New rules on car registration explained
With the new changes to the North Carolina Tag and Tax system, I have received several questions from concerned citizens about registering and paying their vehicle taxes. Therefore, I wanted to take a moment to outline some of the major changes to the new Tag and Tax system, provide some information on policies related to tax values on older vehicles, including state and county requirements, and programs to help senior citizens with taxes.
First, let’s look at the new state Tag and Tax system. In September 2013, the North Carolina General Assembly created a combined motor vehicle registration renewal and tax collection system. For citizens, this means that your vehicle taxes will be due when you renew the tags for your vehicle at the Division of Motor Vehicles. By June 2014, all North Carolina vehicles will be enrolled in the new system. There has been some confusion about the process because information about the new system has been provided to citizens, but they are still receiving bills from the Robeson County Tax Office. Simply put, if you renewed your tags before September 2013, then you were not entered into the new system and taxes would still be paid to the Robeson County Tax Office for this year. However, the next time you renew your tags, you will be expected to pay your taxes at the same time as the renewal. If you have an outstanding tax bill for 2013, when you try to register your vehicle in 2014, you will be required to pay both the outstanding tax bill for 2013 and the new tax bill for 2014. If both are not paid, you will not be able to register your vehicle.
As for antique cars, any car over 35 years old is valued as a restored antique. If the vehicle has not been restored, residents can appeal the value by filling out an application with the Robeson County Tax Office, which includes submitting photos of the vehicle. In addition, the vehicle must be registered as an antique with the Department of Motor Vehicles. However, it is not enough to just register with DMV, but the car must meet all of the requirements set by the North Carolina state statute for antique vehicles. These requirements are detailed in the application for appeal. Though owners of antique vehicles only need to fill out an application one time for each vehicle, they must provide new pictures of the vehicle every two years. If the vehicle is deemed as a restored antique and meets all of the state statutes for antique vehicles, the tax bill for the vehicle will be less than $5 per vehicle.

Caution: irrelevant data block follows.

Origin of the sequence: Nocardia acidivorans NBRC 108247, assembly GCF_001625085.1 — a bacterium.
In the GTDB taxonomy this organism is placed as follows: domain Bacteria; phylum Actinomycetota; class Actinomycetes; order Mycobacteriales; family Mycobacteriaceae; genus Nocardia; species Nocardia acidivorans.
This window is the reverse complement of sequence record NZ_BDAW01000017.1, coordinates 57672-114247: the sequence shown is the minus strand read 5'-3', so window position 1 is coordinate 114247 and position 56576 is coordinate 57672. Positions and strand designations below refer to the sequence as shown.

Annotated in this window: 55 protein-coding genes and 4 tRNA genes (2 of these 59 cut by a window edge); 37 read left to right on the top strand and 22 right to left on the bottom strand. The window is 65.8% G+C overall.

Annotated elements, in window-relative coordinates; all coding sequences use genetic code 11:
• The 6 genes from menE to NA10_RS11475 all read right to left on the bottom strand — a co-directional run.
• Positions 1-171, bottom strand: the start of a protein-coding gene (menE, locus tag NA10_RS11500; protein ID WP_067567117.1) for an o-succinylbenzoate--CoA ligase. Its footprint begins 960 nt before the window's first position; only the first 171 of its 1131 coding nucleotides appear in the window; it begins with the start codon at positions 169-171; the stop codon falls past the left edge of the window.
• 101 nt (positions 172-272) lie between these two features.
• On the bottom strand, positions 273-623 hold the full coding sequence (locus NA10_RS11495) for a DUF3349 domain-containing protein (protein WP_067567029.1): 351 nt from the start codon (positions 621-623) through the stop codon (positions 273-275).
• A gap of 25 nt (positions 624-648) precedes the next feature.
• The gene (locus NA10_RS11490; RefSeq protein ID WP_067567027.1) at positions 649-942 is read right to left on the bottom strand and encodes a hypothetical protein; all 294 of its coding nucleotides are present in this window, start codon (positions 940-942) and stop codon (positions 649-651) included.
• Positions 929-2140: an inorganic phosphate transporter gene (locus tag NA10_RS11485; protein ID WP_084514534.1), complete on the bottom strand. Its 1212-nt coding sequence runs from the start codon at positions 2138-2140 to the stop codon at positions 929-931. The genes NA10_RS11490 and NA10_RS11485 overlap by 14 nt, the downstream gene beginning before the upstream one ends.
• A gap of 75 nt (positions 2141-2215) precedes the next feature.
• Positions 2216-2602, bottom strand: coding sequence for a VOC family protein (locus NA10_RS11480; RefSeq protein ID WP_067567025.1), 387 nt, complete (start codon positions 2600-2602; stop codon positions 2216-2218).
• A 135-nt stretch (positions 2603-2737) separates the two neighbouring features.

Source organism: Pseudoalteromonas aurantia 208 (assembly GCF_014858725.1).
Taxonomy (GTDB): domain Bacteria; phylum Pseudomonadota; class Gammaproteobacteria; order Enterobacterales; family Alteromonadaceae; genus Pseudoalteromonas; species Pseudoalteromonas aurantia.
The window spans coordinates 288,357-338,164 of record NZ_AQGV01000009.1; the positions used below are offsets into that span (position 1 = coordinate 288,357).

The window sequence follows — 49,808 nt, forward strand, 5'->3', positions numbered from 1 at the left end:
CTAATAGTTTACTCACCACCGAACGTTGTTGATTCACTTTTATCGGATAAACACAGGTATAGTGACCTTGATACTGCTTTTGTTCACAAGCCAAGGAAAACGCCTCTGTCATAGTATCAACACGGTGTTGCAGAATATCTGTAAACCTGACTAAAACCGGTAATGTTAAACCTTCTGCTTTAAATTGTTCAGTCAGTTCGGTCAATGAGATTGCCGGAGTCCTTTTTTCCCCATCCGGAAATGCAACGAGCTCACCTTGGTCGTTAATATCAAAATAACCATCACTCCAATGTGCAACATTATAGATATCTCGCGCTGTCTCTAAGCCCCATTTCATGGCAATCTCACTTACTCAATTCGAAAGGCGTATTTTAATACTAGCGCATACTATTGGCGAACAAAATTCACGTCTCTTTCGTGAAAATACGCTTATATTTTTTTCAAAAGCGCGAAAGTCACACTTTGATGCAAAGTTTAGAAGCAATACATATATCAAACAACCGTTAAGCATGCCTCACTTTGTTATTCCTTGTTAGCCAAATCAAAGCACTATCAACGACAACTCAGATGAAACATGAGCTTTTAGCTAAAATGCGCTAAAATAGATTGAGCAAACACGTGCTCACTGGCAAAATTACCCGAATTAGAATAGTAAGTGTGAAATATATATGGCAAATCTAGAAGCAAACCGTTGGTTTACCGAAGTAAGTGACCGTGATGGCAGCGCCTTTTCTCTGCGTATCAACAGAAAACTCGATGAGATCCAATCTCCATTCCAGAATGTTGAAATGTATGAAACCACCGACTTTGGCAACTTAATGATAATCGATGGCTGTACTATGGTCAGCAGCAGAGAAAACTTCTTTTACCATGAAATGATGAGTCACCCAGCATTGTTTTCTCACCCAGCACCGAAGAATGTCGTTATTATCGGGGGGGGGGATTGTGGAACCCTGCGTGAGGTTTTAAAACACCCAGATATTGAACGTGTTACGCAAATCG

Many citizens are not aware of the tax programs that can benefit the elderly. If you are 65 years of age or older and a North Carolina resident with an income of $28,600 or less, you may be eligible to receive the North Carolina Elderly exclusion for Robeson County. The exclusion is for $25,000 or 50 percent of the appraised value of a permanent residence owned and occupied by a qualifying owner. For married applicants residing with their spouse, the income of both must be included, whether or not the property is in both names. Also, if you are 100 percent disabled and your income is $28,600 or less, then you too may qualify for the disability exemption. There is no age requirement for the disability, only an income requirement. If you are a veteran and 100 percent disabled with an honorable discharge or an unmarried surviving spouse, then you too may qualify for a reduction of $45,000 off the value of your residence. There is no age or income requirement for this benefit. Applications may be obtained by contacting the Robeson County Tax Department or by visiting the Robeson County website at www.co.robeson.nc.us. Then click on the link to the NC Forms on line.
More information about this policy and other tax questions can be obtained by contacting the Robeson County Tax Office at 910-671-3060.
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